BACKGROUND AND AIMS: Substance use disorders (SUD) are associated with cognitive deficits that are not always addressed in current treatments, and this hampers recovery. Cognitive training and remediation interventions are well suited to fill the gap for managing cognitive deficits in SUD. We aimed to reach consensus on recommendations for developing and applying these interventions.
DESIGN: Delphi approach with two sequential phases: survey development and iterative surveying of experts.
SETTING: Online study.
PARTICIPANTS: During survey development, we engaged a group of 15 experts from a working group of the International Society of Addiction Medicine (Steering Committee). During the surveying process, we engaged a larger pool of experts (n=54) identified via recommendations from the Steering Committee and a systematic review.
MEASUREMENTS: Survey with 67 items covering four key areas of intervention development: targets, intervention approaches, active ingredients, and modes of delivery.
FINDINGS: Across two iterative rounds (98% retention rate), the experts reached a consensus on 50 items including: (i) implicit biases, positive affect, arousal, executive functions, and social processing as key targets of interventions; (ii) cognitive bias modification, contingency management, emotion regulation training, and cognitive remediation as preferred approaches; (iii) practice, feedback, difficulty-titration, bias-modification, goal setting, strategy learning, and meta-awareness as active ingredients; and (iv) both addiction treatment workforce and specialized neuropsychologists facilitating delivery, together with novel digital-based delivery modalities.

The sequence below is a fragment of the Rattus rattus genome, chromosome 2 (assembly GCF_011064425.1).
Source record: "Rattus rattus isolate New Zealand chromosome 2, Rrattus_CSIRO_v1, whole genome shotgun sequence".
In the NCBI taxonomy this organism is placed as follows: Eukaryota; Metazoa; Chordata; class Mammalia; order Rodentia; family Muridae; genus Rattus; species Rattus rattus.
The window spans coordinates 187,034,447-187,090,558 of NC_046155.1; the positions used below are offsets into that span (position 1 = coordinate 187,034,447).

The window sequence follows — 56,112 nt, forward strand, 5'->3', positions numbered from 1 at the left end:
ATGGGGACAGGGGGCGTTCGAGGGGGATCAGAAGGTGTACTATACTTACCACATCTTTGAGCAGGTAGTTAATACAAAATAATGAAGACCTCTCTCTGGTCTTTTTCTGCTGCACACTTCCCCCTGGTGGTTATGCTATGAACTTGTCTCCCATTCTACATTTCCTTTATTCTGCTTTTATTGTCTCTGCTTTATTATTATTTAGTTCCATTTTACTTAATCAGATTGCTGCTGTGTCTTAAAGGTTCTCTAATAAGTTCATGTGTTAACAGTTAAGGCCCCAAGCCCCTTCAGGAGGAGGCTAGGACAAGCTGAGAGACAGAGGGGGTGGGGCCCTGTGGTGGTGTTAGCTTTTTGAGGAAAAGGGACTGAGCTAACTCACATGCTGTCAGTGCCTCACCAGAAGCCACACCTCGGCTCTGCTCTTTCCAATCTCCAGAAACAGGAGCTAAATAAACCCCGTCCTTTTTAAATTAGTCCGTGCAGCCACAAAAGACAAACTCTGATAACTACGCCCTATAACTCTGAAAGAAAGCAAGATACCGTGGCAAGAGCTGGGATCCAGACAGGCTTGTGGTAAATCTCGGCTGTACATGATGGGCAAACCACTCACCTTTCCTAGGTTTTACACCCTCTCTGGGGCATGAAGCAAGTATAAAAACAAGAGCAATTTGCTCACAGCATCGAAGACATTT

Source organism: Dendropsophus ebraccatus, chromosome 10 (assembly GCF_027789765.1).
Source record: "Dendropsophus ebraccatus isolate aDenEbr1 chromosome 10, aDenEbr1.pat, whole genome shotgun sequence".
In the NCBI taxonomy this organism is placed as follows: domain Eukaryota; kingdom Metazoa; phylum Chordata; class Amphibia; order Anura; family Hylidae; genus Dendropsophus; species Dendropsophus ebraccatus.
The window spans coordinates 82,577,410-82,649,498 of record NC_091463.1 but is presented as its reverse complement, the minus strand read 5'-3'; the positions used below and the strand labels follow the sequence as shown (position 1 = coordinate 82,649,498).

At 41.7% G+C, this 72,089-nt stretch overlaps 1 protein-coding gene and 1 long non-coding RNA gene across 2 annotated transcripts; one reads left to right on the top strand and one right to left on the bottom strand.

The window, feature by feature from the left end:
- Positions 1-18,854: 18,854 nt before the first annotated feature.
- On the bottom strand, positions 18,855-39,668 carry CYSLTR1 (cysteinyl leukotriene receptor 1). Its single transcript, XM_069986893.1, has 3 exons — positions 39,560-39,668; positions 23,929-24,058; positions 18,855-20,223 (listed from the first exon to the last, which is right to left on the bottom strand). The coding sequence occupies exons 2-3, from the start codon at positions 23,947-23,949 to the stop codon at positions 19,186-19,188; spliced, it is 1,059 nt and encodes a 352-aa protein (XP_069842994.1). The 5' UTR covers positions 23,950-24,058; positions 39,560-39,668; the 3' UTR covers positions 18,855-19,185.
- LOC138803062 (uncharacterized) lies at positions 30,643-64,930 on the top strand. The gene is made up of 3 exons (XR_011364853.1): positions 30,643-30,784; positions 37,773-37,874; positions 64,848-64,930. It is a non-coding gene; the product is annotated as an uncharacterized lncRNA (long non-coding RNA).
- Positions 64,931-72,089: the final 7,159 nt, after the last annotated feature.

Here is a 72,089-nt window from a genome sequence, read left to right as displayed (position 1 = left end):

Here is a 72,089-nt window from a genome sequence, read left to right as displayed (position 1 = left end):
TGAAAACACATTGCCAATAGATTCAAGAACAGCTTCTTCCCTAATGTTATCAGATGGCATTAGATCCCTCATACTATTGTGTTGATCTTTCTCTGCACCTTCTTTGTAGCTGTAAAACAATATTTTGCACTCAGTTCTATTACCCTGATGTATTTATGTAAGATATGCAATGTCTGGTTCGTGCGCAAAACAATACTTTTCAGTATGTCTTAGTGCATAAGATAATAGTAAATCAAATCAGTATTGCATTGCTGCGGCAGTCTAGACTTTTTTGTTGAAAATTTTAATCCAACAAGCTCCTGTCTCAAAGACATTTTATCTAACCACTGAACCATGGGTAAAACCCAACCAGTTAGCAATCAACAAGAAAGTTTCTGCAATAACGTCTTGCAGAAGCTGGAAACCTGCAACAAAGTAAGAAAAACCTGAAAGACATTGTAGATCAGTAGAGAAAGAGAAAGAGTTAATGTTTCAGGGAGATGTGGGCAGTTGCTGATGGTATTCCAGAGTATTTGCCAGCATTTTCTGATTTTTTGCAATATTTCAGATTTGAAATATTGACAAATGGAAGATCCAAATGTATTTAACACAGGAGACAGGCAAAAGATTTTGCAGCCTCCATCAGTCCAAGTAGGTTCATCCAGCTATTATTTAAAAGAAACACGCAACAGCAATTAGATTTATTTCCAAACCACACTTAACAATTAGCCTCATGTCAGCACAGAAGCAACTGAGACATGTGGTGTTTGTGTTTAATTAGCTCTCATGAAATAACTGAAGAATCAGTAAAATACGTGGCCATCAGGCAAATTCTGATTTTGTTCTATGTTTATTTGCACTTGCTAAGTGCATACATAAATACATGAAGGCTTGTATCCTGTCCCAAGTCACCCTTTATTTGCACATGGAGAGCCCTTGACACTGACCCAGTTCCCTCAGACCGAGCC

CONCLUSIONS: Expert recommendations on cognitive training and remediation for substance use disorders highlight the relevance of targeting implicit biases, reward, emotion regulation, and higher-order cognitive skills via well-validated intervention approaches qualified with mechanistic techniques and flexible delivery options.
|Number of pages
|Early online date
|12 Dec 2022
|Published - May 2023
Bibliographical noteFunding Information:
This study was funded by grants MRF1141214 from the Australian Medical Research Future Fund and GNT2009464 from the National Health and Medical Research Council to Antonio Verdejo‐Garcia. Open access publishing facilitated by Monash University, as part of the Wiley ‐ Monash University agreement via the Council of Australian University Librarians.
This study was funded by grants MRF1141214 from the Australian Medical Research Future Fund and GNT2009464 from the National Health and Medical Research Council to Antonio Verdejo-Garcia. Open access publishing facilitated by Monash University, as part of the Wiley - Monash University agreement via the Council of Australian University Librarians.
A.V.‐G. has received funding from Servier for consultancy work and Elsevier for editorial work and was part of the Scientific Advisory Board of Brainwell (Monclarity), which commercializes computerized cognitive training games, but has not received any honorarium or research funding from this company. E.G. has received payment for training clinicians in mindfulness and has been a consultant and licensor to BehaVR, LLC. V.M. and H.P. are Co‐founders, Directors and shareholders of Cognitive Training Solutions Pty Ltd, which recently began commercializing the ‘SWiPE’ app, which delivers a form of cognitive bias modification. J.C.S. reports receiving research funding from Canopy Growth Corporation, DynamiCare Health, Ashley Addiction Treatment and the Cure Addiction Now Foundation. The remaining authors declare no conflicts of interest.
© 2022 The Authors. Addiction published by John Wiley & Sons Ltd on behalf of Society for the Study of Addiction.
- ESSB PSY